But if for homosexual people intimate relationships are more readily found with someone of their own gender, it is obviously true that the great majority of men and women find their fulfillment with people of the other gender. For most of these, the way for this expression is through the estate of marriage or some similar sharing of life together. This will include familial life, to which we turn in the next chapter. Here our concern is simply with the intimate relationship with an other, without necessarily involving such family life, the care of children, and whatever else has become part of the common manifestation of personal relationship. Certainly a one-to-one relationship deepens and develops human existence. At the same time, however, there is a possible distortion in that kind of belonging, which then produces unlovely results. In that case, there can be tragic twistings, jealousy, possessiveness, and other damaging consequences. I shall now say something about some aspects of this distortion, all of them of course related to the basic sexuality of humankind.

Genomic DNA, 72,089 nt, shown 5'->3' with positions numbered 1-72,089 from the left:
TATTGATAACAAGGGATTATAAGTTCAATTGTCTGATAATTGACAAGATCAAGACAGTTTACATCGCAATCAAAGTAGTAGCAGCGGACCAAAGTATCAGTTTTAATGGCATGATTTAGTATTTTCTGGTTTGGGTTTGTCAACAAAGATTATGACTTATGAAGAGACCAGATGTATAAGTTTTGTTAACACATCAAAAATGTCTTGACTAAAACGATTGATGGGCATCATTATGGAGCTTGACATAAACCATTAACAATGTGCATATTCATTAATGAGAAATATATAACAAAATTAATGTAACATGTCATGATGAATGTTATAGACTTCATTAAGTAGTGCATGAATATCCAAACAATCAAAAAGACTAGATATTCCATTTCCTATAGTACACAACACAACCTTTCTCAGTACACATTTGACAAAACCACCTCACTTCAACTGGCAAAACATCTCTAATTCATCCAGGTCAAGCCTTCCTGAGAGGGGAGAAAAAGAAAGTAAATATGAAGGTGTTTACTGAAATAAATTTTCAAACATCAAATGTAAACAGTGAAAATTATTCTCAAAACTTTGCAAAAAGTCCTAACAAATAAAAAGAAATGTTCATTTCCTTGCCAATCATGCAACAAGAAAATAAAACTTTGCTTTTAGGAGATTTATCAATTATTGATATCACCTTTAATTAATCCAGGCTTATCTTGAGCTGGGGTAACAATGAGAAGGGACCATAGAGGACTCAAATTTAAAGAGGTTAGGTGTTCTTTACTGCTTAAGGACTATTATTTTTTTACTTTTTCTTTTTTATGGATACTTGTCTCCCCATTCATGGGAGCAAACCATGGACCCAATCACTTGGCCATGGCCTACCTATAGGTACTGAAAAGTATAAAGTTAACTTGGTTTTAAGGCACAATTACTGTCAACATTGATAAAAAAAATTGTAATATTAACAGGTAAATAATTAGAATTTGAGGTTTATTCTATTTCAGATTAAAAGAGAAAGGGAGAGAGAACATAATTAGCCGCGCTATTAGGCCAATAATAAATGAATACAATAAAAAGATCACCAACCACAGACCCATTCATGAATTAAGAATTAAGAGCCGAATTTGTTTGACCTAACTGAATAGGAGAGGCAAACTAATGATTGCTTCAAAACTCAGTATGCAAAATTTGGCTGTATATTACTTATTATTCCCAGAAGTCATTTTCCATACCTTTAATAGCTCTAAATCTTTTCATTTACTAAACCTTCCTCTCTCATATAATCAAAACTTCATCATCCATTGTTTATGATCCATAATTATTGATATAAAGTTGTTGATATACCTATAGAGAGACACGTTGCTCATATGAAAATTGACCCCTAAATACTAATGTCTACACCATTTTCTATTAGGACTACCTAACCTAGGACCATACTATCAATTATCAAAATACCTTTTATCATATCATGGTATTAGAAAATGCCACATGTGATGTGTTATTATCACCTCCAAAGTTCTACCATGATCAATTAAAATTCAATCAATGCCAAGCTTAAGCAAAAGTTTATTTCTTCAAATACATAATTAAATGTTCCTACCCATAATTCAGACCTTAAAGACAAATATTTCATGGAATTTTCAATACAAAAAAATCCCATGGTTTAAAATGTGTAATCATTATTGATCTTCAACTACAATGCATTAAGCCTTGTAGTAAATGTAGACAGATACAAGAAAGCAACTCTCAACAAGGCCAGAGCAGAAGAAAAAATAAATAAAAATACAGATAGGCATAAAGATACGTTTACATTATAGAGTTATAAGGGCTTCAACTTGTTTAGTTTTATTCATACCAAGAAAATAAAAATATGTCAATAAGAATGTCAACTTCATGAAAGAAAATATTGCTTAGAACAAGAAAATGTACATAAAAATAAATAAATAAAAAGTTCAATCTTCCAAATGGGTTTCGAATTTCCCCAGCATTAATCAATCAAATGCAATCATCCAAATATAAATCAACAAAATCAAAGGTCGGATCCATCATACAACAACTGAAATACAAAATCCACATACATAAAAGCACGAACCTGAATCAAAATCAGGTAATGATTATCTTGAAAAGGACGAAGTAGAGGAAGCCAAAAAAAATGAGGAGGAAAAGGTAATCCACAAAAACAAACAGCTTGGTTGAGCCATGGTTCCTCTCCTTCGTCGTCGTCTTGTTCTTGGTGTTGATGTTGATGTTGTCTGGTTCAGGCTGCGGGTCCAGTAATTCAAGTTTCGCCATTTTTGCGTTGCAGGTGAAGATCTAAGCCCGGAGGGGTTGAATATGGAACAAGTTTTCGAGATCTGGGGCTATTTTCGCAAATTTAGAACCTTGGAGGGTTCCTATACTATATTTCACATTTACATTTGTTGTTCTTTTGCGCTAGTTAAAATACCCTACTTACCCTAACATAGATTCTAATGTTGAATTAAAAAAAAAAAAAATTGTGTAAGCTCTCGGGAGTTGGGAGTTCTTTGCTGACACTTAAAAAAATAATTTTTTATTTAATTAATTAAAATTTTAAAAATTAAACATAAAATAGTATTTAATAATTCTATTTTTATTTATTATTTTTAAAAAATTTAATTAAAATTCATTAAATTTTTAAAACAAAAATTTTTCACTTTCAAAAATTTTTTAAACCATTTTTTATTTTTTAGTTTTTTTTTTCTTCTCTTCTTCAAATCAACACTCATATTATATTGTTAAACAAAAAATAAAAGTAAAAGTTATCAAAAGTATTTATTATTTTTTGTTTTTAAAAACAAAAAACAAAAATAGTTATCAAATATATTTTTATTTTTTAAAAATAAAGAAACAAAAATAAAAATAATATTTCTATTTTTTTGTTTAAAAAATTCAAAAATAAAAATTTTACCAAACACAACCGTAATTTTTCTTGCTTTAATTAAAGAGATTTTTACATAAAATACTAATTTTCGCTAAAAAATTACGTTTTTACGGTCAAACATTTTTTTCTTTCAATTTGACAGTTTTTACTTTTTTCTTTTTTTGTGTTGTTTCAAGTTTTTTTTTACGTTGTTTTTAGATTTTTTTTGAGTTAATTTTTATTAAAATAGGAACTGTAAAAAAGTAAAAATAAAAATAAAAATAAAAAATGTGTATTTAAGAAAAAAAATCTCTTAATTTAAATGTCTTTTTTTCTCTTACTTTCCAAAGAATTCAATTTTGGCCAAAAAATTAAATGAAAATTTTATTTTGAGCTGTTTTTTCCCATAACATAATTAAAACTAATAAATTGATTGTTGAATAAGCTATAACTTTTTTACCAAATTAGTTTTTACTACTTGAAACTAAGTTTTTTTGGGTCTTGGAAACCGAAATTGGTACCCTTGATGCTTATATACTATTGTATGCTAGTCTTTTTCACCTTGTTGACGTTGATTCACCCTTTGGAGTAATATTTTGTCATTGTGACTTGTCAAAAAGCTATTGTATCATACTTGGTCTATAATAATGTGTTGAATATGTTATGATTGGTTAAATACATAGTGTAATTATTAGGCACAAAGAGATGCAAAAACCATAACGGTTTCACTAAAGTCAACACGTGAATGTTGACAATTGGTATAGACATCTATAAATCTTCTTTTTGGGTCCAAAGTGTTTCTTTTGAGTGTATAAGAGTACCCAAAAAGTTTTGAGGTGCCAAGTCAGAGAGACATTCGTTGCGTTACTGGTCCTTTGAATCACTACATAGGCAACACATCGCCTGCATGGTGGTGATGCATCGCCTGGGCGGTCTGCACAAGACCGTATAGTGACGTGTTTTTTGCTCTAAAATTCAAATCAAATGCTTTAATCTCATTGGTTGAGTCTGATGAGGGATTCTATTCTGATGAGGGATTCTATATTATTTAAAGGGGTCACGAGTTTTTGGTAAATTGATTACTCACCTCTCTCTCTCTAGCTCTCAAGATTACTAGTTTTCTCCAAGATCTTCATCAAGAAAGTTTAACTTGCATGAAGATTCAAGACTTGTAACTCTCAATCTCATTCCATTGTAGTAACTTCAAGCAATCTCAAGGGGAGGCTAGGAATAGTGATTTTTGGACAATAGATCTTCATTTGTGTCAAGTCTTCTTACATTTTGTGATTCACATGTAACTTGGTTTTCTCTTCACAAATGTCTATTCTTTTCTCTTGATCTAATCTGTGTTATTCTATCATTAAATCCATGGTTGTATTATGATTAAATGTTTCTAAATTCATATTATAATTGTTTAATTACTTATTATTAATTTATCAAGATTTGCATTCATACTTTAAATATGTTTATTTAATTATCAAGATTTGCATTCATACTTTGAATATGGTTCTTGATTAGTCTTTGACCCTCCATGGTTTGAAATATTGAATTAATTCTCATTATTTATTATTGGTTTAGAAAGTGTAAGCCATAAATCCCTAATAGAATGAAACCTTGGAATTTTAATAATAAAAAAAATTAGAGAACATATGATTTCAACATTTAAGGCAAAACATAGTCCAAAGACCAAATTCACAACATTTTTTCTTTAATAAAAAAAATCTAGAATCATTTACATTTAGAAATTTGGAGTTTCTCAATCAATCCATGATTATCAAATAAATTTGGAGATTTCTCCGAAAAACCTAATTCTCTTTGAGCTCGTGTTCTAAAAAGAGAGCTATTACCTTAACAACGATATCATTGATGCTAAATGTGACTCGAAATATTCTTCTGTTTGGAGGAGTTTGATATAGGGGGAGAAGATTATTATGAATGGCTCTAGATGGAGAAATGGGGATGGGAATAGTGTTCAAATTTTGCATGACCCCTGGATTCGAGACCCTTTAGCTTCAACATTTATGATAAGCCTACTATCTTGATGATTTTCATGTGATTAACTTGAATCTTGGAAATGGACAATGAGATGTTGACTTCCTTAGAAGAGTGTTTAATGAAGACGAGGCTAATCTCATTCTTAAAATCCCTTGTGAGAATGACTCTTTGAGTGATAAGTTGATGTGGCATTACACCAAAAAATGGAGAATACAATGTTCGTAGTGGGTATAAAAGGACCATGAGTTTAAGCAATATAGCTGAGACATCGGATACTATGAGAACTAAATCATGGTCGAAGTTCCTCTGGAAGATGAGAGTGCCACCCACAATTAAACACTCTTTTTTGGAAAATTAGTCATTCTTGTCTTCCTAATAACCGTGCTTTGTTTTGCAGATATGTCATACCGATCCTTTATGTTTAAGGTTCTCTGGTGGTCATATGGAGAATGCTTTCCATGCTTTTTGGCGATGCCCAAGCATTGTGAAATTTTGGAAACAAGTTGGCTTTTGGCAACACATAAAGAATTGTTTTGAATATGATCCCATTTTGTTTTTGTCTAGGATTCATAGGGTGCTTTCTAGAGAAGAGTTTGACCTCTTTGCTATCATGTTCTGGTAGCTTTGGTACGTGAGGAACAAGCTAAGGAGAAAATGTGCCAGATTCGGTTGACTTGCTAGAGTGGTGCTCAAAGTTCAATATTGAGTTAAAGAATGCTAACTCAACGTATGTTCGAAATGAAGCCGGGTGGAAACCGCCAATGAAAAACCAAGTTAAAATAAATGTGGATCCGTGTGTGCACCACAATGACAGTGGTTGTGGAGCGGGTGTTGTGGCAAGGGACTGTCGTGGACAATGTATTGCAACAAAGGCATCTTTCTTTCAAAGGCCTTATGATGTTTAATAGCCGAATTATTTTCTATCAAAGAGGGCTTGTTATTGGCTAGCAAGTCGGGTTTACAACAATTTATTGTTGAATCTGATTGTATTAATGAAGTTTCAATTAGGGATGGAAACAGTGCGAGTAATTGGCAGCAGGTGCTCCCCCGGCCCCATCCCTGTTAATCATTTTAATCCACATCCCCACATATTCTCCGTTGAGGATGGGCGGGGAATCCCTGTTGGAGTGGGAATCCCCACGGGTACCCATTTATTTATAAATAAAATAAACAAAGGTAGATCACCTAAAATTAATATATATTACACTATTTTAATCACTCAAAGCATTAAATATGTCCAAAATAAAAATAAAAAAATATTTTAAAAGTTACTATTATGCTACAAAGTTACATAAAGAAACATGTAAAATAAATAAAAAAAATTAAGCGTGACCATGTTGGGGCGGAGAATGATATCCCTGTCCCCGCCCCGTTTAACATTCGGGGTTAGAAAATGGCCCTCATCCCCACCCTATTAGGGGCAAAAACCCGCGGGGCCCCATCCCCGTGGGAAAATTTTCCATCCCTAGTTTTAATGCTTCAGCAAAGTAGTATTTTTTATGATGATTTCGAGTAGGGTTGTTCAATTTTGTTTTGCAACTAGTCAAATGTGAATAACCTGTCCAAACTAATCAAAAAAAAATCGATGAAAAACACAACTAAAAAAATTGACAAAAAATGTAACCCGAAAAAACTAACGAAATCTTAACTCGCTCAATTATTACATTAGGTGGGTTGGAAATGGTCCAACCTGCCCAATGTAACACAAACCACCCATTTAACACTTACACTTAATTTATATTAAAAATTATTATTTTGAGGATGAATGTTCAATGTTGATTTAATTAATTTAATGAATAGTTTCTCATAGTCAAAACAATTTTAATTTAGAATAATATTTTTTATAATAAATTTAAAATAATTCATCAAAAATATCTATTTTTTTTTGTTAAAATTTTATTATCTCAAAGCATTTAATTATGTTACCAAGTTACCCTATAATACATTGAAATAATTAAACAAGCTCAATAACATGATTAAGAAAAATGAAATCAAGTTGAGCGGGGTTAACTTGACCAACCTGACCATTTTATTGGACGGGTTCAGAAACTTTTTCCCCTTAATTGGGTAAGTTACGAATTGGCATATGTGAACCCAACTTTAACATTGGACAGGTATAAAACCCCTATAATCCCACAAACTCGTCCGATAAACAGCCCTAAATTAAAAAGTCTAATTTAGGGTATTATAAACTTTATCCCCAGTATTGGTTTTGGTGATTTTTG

Before I do that, however, there is another point that should be made. I suppose some might think that the result of such a discussion as this would be to set up, as a sort of ideal, what is nowadays called "the well-adjusted person. I can only say, "God forbid!" if that is taken to mean the type often commended by certain followers of the "mental health" school, with no idiosyncrasies, no distinctive qualities, no particular marks of speciality. People like that are so well-adjusted to the expectations of conventional society that they become boring and dull. Anybody who is perfectly adjusted to contemporary conventional society is really very badly adjusted to the basic reality of things in the cosmos! Hence, far from urging any such model, I should urge that each person, in his or her specificity, is intended to become what he or she has the potential for becoming -- and that will mean great variety, many differing types of fulfillment and self-realization, each with its value and importance. The common principle here is only that each human should be moving toward actualization, with others, in and under the divine Love -- a Love, one may be sure, that prefers variety, novelty, and even oddity (if I may say so!) to the sheer uniformity that is to be found in products of a machine.